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Something is cooking at Bob Jones High School

By Staff
Culinary Arts Department opens
Becky Miller
Guest writer
It was a dream come true for Judy Brown when the ribbon was cut that officially opened the new wing at Bob Jones High School on Jan. 24.
A year ago, Brown watched as the ground was broken for the new wing that would eventually house a variety of new classrooms – including her new state-of-the-art Culinary Arts Academy.
Judy Brown is the head of the new Culinary Arts Academy at Bob Jones.
"At the end of my first year here at Bob Jones in 2000, a meeting was held with the business, Voag, and Family and Consumer Sciences. The high school principal and career tech from central office and career tech teachers were present. Each group needed to project what they could see happening within the next 5-10 years with career tech. We were about to break off our contract with career tech in the county and needed courses for our students to take in the future," Brown said.
Brown suggested a chef school – perhaps in 5 to 7 years at the new high school. At the end of her second year at Bob Jones, the committee told Brown to design it and they would build it.
"By the summer of 2001, Sam Rombokas, principal at Bob Jones, Lane Hill, Madison City Schools Career Tech and Computer Technology Director Kathy Rains, and Sue Helms, a member of the school board, traveled with me to look at culinary schools," Brown said. "I decided on the layout with the culinard at Birmingham's' Virginia College."
Brown set to work designing the new department in the summer and fall of 2001. By January 2002, ground was broken for the new wing at Bob Jones. Twelve months later, everything was complete and equipment was moved in.
Students in their junior and senior years are eligible to take classes.
"It is highly recommended the students take a food class before entering culinary. The new program is a high skills class needed in the fast food and restaurant workplace," Brown said. "Students who are enrolled in the program will have an advantage over their counterparts in the culinary arts programs. In addition, students learn life skills that they can take with them as they cook or prepare future meals.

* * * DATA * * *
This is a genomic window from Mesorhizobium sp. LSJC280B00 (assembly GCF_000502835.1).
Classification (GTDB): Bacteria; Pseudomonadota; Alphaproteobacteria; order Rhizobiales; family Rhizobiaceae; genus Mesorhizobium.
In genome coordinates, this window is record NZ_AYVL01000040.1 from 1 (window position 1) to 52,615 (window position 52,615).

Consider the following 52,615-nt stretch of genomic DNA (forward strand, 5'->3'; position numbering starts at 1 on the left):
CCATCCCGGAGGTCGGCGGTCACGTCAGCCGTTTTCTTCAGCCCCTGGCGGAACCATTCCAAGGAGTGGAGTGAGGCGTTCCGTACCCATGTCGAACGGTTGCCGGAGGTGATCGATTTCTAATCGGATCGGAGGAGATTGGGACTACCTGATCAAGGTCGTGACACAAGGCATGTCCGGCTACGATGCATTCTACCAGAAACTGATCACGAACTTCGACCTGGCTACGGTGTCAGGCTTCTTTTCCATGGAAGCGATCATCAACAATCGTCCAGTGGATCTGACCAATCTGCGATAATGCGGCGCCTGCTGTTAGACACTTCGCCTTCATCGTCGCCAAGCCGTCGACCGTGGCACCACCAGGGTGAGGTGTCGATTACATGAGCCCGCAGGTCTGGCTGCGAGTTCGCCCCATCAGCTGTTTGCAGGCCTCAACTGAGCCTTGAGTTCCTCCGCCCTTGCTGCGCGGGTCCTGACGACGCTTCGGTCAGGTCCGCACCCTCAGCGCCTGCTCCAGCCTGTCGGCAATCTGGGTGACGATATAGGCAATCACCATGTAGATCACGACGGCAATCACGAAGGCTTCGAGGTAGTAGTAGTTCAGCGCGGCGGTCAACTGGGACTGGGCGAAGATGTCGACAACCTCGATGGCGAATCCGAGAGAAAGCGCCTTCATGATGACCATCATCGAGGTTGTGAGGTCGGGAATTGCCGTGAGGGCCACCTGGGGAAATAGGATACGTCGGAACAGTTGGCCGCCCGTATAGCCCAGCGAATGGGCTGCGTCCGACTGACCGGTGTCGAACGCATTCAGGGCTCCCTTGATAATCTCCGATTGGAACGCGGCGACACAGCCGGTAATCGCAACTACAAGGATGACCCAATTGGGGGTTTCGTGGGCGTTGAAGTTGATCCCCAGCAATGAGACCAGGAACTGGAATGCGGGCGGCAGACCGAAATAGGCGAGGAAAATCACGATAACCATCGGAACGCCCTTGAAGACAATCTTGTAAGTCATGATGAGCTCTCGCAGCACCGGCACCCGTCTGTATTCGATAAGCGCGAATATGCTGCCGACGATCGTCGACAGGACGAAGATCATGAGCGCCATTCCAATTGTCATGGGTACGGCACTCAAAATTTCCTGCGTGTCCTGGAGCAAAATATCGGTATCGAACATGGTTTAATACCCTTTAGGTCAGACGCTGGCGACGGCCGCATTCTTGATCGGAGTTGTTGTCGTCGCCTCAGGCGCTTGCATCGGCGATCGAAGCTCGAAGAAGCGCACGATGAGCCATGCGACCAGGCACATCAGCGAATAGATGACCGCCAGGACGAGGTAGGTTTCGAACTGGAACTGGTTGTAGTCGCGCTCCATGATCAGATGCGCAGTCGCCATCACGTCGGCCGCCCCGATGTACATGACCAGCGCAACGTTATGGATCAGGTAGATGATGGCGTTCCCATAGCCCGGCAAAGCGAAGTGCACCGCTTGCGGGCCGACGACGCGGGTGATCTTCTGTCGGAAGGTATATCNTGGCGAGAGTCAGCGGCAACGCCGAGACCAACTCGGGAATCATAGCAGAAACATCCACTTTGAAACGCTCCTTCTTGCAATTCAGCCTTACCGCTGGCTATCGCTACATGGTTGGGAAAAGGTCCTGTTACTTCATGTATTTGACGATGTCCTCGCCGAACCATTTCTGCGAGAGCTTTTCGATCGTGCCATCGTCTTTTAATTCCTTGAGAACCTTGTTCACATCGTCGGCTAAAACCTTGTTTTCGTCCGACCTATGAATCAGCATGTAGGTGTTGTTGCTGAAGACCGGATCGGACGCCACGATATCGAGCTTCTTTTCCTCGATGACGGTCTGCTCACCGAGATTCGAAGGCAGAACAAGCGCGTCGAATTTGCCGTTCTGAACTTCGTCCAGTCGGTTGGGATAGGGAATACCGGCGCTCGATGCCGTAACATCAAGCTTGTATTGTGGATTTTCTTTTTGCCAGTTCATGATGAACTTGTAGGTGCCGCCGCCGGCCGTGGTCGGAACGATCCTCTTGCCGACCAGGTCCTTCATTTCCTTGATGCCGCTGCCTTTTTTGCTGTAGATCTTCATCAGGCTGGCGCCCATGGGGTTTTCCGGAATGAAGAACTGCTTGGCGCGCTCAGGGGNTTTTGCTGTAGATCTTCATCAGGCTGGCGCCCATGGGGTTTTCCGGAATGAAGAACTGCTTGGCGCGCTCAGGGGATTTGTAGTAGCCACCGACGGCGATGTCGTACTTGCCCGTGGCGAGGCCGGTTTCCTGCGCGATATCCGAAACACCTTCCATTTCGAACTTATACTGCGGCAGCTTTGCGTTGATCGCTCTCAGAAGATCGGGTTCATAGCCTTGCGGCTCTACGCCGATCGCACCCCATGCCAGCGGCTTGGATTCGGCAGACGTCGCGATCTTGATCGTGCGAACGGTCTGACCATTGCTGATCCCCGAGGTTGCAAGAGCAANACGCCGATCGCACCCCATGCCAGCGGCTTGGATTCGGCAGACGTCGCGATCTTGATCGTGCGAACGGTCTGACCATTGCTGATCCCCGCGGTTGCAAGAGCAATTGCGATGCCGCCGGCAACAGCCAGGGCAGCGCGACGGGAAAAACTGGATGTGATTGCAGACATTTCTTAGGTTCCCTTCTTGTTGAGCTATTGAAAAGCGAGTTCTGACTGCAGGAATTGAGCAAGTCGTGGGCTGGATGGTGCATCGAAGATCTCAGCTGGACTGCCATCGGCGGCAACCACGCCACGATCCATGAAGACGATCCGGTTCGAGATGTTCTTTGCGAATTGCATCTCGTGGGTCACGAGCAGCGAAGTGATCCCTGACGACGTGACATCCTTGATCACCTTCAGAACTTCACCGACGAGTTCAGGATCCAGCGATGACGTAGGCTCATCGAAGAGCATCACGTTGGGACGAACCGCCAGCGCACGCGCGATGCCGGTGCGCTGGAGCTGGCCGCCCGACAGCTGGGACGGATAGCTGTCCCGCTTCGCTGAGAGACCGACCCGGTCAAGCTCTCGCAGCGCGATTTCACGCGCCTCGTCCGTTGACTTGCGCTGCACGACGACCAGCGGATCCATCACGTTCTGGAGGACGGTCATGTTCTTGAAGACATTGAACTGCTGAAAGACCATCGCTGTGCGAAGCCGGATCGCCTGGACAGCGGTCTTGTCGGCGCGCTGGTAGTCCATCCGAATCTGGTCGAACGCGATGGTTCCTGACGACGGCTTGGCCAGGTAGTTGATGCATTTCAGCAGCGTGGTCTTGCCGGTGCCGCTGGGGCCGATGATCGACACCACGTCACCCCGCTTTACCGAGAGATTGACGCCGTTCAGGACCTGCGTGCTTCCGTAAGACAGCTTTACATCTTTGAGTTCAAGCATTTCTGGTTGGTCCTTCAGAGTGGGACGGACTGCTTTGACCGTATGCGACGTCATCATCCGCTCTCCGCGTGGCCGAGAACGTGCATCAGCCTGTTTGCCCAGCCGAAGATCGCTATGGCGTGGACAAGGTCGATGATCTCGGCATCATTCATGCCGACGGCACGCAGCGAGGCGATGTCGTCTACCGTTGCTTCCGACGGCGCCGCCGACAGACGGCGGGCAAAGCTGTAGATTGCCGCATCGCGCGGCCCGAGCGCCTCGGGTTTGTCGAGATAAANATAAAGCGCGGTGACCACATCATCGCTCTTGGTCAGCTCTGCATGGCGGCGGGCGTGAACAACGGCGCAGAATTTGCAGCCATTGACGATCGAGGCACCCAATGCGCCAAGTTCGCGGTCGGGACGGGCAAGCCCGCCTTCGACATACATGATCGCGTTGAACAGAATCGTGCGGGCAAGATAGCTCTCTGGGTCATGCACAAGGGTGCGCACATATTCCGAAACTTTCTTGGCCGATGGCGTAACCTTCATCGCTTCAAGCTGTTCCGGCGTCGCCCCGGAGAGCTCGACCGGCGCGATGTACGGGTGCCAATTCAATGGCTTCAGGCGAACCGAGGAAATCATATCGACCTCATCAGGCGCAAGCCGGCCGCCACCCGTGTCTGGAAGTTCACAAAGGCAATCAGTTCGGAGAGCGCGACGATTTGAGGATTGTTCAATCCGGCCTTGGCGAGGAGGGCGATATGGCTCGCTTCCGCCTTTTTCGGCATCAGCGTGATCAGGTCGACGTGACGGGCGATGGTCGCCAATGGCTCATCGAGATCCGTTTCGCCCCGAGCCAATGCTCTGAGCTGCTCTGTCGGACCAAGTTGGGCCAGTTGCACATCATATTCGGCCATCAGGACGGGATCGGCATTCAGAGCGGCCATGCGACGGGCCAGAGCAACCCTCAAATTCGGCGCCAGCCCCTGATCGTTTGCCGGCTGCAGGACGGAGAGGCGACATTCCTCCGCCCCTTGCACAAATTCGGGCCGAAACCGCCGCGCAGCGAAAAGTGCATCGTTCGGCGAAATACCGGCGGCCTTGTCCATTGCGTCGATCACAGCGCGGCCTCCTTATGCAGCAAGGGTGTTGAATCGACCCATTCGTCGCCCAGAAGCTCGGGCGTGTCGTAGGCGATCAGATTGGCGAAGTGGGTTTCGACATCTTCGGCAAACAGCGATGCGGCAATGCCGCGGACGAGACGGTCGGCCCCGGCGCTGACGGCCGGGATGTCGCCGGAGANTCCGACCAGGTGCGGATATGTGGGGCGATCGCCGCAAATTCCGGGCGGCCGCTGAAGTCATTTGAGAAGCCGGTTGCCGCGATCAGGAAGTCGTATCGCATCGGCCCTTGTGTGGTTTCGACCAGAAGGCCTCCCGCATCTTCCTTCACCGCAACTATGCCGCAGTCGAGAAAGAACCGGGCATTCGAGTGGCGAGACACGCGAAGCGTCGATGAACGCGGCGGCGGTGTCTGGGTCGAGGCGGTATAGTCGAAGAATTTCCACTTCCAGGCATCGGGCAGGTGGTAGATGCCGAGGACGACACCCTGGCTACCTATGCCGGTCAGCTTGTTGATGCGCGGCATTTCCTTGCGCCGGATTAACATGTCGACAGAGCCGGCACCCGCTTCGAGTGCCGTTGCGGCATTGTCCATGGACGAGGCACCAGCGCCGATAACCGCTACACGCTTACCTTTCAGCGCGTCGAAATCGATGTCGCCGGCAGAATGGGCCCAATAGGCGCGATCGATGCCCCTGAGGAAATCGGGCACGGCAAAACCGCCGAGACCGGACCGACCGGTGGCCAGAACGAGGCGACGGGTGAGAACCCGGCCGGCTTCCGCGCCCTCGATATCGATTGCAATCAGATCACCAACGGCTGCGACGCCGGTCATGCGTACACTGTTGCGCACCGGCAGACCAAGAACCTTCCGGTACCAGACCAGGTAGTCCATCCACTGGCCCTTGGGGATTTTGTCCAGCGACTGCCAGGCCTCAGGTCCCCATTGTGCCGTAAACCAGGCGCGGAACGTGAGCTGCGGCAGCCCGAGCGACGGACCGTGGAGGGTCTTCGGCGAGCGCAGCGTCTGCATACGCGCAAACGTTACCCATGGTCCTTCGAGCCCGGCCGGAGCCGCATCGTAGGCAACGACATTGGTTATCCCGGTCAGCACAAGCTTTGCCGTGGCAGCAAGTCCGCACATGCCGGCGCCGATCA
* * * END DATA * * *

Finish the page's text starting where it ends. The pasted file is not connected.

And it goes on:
Brown said students would be coming out trained in the culinary skills and hospitality and knowing the business side of the program.
"The culinary program will train students who may want to be professional chefs some day in the skills of buying, storing, cooking techniques, knife skills, plating, serving, hosting, pricing, making menus and much more," Brown said. "We are working on an articulation agreement between several culinary arts programs at the college level and our high school where students may be able to earn college credit for classes taken."
According to Brown, all core fees for classes are covered by the school system but since this is an elective class the students do have to pay. The students do pay a fee to cover labs, food, linens and uniforms.
"Students are lining up to get in to this class. During the first few days, there were several students standing outside the door to see if anyone had dropped the class," Brown said. "I've had some students try to buy my chefs' hat."
The average class size is 24 students due to safety reasons.
"Students wear chefs hats, jackets, and closed toe shoes. Any type pants may be worn," Brown said. "This is a training classroom. Students will train how to make certain foods that they themselves may eat. When they are trained and ready, we plan to occasionally feed the faculty lunch and perhaps invite certain groups in the area to eat with us."
Presently Brown is the only teacher in this department. She trained this summer with chefs from Johnson and Wales, Culinary Institute of America as well as chefs from Europe. Her training will be finished this summer in Napa Valley, Calif.
"The program I am enrolled in is for high school family and consumer science teachers. We have the background and degree in this area and focus on the skills with these classes," Brown said.
"I have always love to bake and I really like to teach. I have been catering since I was very young so now I get the best of both worlds – cooking and teaching in a dream come true state-of-the-art facility."
Classes to be added in 2003 include an advanced culinary arts and hospitality class and culinary kitchen.

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